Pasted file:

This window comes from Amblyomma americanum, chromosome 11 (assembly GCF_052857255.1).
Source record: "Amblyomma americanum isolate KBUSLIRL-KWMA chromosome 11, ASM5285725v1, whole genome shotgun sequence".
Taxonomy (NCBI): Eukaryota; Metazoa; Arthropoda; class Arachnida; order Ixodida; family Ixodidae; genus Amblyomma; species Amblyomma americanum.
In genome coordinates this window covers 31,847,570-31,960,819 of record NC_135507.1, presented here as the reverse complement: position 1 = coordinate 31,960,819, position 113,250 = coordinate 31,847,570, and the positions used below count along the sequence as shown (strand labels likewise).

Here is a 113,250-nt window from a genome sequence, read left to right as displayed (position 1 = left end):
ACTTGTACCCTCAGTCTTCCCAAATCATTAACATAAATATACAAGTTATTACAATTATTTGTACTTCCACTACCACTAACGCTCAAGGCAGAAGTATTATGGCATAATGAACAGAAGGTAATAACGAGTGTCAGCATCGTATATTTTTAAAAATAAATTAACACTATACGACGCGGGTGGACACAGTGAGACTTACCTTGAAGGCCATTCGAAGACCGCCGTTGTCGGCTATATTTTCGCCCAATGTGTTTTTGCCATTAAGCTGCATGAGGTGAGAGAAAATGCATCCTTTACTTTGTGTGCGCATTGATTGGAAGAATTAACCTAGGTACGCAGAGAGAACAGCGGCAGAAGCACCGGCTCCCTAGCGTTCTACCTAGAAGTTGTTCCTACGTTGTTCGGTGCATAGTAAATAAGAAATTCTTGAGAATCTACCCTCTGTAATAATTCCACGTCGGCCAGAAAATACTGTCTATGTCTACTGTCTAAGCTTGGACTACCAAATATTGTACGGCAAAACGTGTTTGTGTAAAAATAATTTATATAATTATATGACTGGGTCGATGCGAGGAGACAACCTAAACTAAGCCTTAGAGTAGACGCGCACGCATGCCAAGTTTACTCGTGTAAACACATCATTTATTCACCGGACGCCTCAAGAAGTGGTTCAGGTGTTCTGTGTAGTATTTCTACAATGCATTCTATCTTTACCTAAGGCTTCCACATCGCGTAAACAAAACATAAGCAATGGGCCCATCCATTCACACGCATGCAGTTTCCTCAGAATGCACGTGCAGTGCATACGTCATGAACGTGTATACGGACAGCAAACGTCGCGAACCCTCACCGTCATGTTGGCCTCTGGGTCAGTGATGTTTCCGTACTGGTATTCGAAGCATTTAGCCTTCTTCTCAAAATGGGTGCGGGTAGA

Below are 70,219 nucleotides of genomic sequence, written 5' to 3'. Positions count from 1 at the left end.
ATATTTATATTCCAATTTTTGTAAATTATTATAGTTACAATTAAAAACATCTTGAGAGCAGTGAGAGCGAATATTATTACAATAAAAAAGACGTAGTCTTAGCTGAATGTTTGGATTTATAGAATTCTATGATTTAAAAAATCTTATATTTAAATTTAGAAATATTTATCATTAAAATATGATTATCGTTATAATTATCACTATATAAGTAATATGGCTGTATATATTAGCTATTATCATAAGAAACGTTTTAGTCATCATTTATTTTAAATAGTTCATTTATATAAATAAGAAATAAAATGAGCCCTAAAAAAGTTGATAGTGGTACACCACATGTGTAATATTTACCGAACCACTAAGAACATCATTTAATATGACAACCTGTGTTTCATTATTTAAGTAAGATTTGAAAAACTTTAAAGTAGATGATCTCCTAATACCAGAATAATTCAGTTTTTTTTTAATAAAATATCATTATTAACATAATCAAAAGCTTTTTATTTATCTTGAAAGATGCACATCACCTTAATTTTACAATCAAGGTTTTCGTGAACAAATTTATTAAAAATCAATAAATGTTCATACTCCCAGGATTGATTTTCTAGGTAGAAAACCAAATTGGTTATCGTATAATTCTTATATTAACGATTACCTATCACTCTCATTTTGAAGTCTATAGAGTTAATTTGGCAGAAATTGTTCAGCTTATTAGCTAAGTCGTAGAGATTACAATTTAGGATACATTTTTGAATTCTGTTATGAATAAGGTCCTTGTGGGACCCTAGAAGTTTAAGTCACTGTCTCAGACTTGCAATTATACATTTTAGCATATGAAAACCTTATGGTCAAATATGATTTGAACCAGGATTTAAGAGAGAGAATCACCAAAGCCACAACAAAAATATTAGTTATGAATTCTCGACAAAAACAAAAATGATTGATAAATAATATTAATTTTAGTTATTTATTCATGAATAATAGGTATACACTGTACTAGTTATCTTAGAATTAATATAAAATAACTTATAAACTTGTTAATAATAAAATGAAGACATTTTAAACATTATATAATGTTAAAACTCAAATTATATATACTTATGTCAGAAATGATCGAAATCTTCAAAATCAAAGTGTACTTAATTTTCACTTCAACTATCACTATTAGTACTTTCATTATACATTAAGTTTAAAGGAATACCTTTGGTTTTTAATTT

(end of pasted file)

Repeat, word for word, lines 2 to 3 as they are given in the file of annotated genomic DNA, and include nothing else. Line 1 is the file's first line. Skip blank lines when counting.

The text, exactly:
Source record: "Amblyomma americanum isolate KBUSLIRL-KWMA chromosome 11, ASM5285725v1, whole genome shotgun sequence".
Taxonomy (NCBI): Eukaryota; Metazoa; Arthropoda; class Arachnida; order Ixodida; family Ixodidae; genus Amblyomma; species Amblyomma americanum.